Yes, the gerber export is for the current sketch, which typically has multiple parts with traces between connectors. As a minimal test for your part file, create a new sketch document, place the part, add a few connecting wires, then try the export.
Thanks for the reply!
I just did as you suggested, and it looks OK to me (thanks to @Old_Grey for his detailed video!). Any next step I should perform to further ensure the part is OK?
Even though it gerbers I didn’t check the dimensions, so make sure it is right before you get any PCB made that this part plugs into, ie, print out the PCB and see if the part plugs into the paper.
EDIT - if you watch all that vid it explains why it’s so important.
I see what you mean, thanks!
if you watch all that vid it explains why it’s so important.
indeed, quite condensed amount of information, I like that
SCD30.fzpz (13.1 KB)
here we did it. There was another version around but it had some errors.
Summary: There are several breaking errors in this version of the part too. As well as additional cosmetic problems that should be cleaned up.
I ran the contents of that part file through FritzingCheckPart. Here is a summary of what it reported, and what I noticed doing a manual inspection and smoke test in Fritzing.
There are ‘px’ units on font-size attributes in the schematic view svg file that Fritzing is known to not handle well. The text size can change from what was intended. Fritzing wants just numbers, without units. Fritzing wants just numbers, without units. Using ‘px’ units is valid for the svg format specification, but Fritzing does not handle it.
The new convention is to use black graphics for pcb silkscreen, instead of white. Fritzing automatically converts (and so does the FritzingPartsCheck tool), but for future reference, black is preferred for the silkscreen of pcb svg files.
The fzp part definition file does not have a “fritzingVersion” attribute for the module element. The handling of some part details has changed over time (older versions of Fritzing), and the value of the version is used to choose which way certain things are interpreted. A value of “0.9.4b” should tell Fritzing to use the (currently) latest rules. Fritzing Parts Editor automatically fills in the full version number. When manually creating parts files, a shorten version is good enough.
The connectors in the part have been configured with the type set to “female”. Except for parts that act like breadboard, and some ‘shield’ or ‘hat’ parts, that is normally better as “male”. The connectors need to be “male” to all the part to be dragged onto a breadboard, and automatically connect. With “female”, other (male) parts will automatically connect to this part when the connectors line up. Without using any wires. Which way this should be implemented depends on the part (and user preferences), but using “male”, and allowing the part connectors to link to breadboard connectors is the usual expectation.
A warning is being reported about an “-inkscape-font-specification” with an invalid value. As long as the standard svg “font-family” entry also exists, the inkscape specific extension can be safely ignored.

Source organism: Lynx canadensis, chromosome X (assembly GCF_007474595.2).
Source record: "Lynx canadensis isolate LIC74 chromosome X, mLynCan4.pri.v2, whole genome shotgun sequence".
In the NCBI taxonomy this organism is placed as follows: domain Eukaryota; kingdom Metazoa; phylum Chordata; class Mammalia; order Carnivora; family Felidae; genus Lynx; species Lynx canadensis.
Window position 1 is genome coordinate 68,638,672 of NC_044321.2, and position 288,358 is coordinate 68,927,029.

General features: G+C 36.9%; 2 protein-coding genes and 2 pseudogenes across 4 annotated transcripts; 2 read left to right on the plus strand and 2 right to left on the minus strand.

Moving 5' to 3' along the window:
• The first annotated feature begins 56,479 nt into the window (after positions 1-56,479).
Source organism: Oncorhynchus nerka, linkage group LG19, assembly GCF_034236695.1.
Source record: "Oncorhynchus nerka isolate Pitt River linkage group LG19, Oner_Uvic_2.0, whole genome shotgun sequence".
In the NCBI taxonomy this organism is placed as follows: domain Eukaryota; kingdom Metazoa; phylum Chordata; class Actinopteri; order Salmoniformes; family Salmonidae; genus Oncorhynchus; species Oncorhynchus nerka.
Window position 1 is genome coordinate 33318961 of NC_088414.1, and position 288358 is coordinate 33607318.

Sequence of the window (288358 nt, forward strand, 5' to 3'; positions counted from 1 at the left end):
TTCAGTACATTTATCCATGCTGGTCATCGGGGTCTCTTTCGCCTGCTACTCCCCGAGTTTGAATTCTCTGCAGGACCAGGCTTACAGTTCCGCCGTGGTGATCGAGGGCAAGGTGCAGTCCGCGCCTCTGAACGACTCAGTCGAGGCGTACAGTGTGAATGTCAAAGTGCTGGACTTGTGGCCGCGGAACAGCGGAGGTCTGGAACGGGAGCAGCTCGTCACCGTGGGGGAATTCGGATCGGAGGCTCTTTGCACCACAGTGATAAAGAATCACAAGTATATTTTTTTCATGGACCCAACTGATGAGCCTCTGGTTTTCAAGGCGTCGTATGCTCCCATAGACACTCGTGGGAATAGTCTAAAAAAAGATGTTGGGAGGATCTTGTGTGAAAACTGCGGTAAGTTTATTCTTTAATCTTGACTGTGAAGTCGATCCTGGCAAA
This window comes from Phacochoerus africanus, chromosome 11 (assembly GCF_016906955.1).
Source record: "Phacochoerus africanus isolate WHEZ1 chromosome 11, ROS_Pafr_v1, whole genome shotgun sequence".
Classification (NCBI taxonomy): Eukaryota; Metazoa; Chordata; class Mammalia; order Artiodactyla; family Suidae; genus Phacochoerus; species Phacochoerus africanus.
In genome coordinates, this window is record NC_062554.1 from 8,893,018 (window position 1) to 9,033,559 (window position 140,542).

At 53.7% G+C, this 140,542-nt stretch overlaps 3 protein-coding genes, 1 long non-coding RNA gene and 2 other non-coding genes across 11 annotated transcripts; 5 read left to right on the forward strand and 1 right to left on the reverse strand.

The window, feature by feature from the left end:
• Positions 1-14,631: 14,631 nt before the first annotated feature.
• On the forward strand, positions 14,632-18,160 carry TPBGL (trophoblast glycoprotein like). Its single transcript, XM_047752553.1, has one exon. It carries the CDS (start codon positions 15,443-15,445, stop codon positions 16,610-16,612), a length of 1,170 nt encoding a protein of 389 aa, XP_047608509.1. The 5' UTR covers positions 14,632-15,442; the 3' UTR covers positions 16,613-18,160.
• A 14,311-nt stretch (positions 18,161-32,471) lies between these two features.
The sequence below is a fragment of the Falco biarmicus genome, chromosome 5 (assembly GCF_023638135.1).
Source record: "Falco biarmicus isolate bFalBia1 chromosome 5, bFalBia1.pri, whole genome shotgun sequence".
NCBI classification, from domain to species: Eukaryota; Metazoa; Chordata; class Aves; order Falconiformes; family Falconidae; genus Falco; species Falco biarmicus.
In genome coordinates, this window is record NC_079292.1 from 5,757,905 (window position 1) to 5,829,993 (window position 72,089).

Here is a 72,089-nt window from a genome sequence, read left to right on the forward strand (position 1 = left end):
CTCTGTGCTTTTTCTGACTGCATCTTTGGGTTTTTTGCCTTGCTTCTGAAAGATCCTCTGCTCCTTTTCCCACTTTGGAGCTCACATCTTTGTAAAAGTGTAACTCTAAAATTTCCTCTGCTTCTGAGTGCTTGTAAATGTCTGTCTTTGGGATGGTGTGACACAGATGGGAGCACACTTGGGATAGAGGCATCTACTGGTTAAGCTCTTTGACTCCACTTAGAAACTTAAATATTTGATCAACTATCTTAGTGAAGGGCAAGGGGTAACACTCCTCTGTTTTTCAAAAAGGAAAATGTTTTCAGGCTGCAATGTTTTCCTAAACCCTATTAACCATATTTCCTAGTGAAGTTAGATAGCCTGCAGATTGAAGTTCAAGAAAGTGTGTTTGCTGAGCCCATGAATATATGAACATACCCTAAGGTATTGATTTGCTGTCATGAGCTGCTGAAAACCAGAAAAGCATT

The “breadboard” layerId specified in the fzp part definition does not exist in the matching svg image. This will “appear” to work in Fritzing, but exporting a sketch to an svg image will not include the part. The “breadboard” id should be added to the first/outer wrapper group element. Currently there is not wrapper group, so it should be created. Select all, create group, in Inkscape.
The same problem exists for the “schematic” layerId and matching schematic svg file.
The part definition shows terminalId attributes for connectors in the breadboard view, which do not actually exist in breadboard svg. If the terminalId is defined, a matching graphic element should exist in the svg.
Normally, a terminalId is not needed for breadboard view connectors. Especially when the connections are just header pins. An edge connector might need one.
The part definition shows terminalId attributes for connectors in the schematic view, which do not actually exist in schematic svg. These should exist in the svg. They are used to give Fritzing a reference point, to “snap” wires to. Without this, wires attached to the connectors will be drawn to the middle of the connector pin line, instead of to the end.
There is a graphic element at the start of the pcb svg file, that is not in any of the layerIds specified in the fzp file. It is probably intended to be part of the silkscreen. As is, it will not be included in any export of the pcb view.
The fzp definitions show both copper1 and copper0 layerIds for the pcb view. That normally indicates that the part is through hole. However, the pcb svg file only contains a copper1 layer (group). There is no ‘bottom’ copper for the connectors. So the pcb information has this as an SMD part.
FCP also complains that the pcb connectors do not have a radius, which means that no hole will be drilled. If this is really an smd part, the connectors should be drawn as filled pads. This visually look like circular holes with copper rings around them, but that is not what will be exported to gerber. If these are supposed to be through hole connectors, the “connector«n»pin” elements should be circle elements. The radius of the circle, combined with the thickness of the stroke determine the hole size. Non-circular copper rings can be create by adding additional elements, but the circle needs to exist to get a hole drilled.